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Details & Cataloguing

Yeats: The Family Collection

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London

England
W. B. YEATS WRITING BUREAU
the fall opening to reveal a green baise writing surface, eight pigeonholes, seven small drawers and four concealed compartments arranged around a central cupboard
102 by 93 by 93cm., 40 by 36½ by 36½in.
18th century
Made circa 1770.
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Catalogue Note

THIS BUREAU DESK WAS USED REGULARLY BY YEATS FOR HIS CORRESPONDENCE IN HIS LATER YEARS, and possibly for an extended period after his move back to Ireland during the momentous period of the Irish revolution of 1916-21, when he and his new bride Bertha Georgie Hyde-Lees settled into the old Norman castle at Ballylee, in Gort, Co. Galway, near Coole. In 1922 they were at 82 Merrion Square in Dublin, before moving across town in 1928 to 42 Fitzwilliam Square. In 1932, following the death of Lady Gregory, they moved out to a small country house with a large and charming garden at Riversdale, Rathfarnham, below the Dublin mountains. Throughout this period Yeats not only wrote some of his most memorable verse but was newly engaged in Irish political affairs, campaigning against Catholic social teaching, the prohibition on divorce, and, perhaps most stridently, artistic censorship (the last led to the establishment of his Academy of Letters). A huge amount of correspondence was thus engendered, not only with other writers and artists, his wife and members of his own extended family at home and abroad but also with statesmen, politicians, patrons, and members of the international literary community (particularly after the award of the Nobel Prize for Literature in 1923). In addition Yeats maintained correspondence with past lovers such as Olivia Shakespear (see lot 86), whilst sustaining "intense collaborative friendships" (Foster) with many other women, including Margot Ruddock, Ethel Mannin, Dorothy Wellesley, and Edith Shackleton.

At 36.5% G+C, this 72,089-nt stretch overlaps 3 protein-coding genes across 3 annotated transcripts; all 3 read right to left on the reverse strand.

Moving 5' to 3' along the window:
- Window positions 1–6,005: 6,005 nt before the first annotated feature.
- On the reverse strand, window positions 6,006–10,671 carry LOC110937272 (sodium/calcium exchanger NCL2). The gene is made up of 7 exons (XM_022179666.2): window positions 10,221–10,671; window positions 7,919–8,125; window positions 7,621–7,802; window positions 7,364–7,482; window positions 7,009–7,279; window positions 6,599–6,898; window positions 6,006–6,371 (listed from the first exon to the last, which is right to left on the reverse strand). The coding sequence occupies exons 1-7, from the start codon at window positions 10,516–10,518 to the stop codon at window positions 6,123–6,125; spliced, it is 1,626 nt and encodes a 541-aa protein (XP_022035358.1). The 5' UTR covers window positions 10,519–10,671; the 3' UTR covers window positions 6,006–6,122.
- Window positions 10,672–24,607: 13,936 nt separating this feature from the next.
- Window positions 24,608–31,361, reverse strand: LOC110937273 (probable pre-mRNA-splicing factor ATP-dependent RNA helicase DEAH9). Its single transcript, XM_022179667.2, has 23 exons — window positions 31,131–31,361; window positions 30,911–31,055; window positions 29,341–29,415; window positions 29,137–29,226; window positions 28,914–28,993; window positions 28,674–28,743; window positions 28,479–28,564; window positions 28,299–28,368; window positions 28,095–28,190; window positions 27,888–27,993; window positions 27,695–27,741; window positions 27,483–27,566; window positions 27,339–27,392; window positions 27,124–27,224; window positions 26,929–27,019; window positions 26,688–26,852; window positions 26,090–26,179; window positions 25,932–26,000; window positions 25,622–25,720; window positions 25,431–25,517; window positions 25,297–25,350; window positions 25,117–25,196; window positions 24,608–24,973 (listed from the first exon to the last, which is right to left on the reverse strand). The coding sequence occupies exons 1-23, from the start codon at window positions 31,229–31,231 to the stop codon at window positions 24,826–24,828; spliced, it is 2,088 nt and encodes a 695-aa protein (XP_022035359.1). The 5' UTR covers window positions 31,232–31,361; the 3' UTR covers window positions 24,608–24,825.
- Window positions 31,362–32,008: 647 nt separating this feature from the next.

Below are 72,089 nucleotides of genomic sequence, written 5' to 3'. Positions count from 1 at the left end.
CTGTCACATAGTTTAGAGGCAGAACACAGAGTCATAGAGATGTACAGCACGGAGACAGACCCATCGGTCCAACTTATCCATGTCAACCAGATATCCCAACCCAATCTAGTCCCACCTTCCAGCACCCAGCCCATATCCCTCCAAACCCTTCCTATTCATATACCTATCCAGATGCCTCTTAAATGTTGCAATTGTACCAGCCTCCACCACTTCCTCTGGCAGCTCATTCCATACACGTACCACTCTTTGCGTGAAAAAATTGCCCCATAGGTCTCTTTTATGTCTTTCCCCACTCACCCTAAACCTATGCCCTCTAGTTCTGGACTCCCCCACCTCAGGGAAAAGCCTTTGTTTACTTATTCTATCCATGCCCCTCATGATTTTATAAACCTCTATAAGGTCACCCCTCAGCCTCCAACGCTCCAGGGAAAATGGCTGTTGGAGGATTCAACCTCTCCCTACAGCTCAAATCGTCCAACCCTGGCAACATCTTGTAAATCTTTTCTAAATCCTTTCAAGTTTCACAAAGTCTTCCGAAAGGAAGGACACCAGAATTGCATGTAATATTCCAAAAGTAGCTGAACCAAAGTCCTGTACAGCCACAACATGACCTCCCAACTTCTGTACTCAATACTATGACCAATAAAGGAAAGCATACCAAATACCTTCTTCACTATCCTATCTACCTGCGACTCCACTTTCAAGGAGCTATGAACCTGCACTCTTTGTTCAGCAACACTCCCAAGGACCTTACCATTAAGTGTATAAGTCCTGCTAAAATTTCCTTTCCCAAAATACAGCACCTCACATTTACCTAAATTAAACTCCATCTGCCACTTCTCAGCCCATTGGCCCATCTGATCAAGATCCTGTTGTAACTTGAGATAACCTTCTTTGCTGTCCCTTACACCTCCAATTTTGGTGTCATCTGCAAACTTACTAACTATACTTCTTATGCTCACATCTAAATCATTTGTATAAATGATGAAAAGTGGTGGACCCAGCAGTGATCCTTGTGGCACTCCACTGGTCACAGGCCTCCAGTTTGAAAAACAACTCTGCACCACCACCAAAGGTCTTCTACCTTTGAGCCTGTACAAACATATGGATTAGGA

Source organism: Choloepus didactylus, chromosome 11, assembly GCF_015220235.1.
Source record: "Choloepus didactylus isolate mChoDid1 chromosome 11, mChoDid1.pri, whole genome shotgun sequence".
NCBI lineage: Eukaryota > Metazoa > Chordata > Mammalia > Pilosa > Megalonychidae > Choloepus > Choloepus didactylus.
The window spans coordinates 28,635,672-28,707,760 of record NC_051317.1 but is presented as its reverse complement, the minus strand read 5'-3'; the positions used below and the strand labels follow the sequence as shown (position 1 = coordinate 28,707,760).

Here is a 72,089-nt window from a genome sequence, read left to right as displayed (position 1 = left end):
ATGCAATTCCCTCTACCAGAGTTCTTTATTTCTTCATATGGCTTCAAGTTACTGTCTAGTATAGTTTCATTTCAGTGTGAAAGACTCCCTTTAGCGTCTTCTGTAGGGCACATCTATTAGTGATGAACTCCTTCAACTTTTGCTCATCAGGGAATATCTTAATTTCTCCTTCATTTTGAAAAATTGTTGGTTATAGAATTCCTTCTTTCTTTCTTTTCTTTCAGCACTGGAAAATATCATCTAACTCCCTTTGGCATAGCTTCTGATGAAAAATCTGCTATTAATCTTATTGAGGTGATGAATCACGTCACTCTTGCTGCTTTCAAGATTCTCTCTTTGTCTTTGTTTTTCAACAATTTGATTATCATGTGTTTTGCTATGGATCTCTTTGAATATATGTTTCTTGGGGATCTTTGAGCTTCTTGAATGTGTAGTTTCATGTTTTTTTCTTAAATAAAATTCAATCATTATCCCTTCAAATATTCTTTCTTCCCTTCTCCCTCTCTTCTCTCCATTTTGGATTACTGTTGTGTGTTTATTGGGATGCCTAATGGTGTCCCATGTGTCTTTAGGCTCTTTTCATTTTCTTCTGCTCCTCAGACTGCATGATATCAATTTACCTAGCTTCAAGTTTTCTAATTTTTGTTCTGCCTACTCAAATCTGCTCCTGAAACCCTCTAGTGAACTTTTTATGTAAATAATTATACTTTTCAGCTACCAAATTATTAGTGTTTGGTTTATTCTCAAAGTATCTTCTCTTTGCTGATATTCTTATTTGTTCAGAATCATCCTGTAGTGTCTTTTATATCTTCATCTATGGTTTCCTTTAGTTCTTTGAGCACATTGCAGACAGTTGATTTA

"My dear Dobbs: ... A fiery debate in Dail last night about The Army Report. Mulcahy very demonstrative... O’Higgins was not in the house but Macgilligan spoke.  I am well of my cold & audaciously writing this at my desk between a wide open window & a glowing fire, rather like the damned who may be seen in a long cloud between hot & cold, as they hop to & fro.  However I am not sneezing whereas the damned try & sneeze without ceasing.  Gogarty drove me up towards the mountains last night & that renewed the desire I feel so constantly to go with you somewhere into the mountains for a few days away from all our complications & preoccupations.  I must not write any more for it [is] Dail day & I have little time..." (letter to George, 82 Merrion Square, Dublin, ?29 July 1924)

Yeats: The Family Collection

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London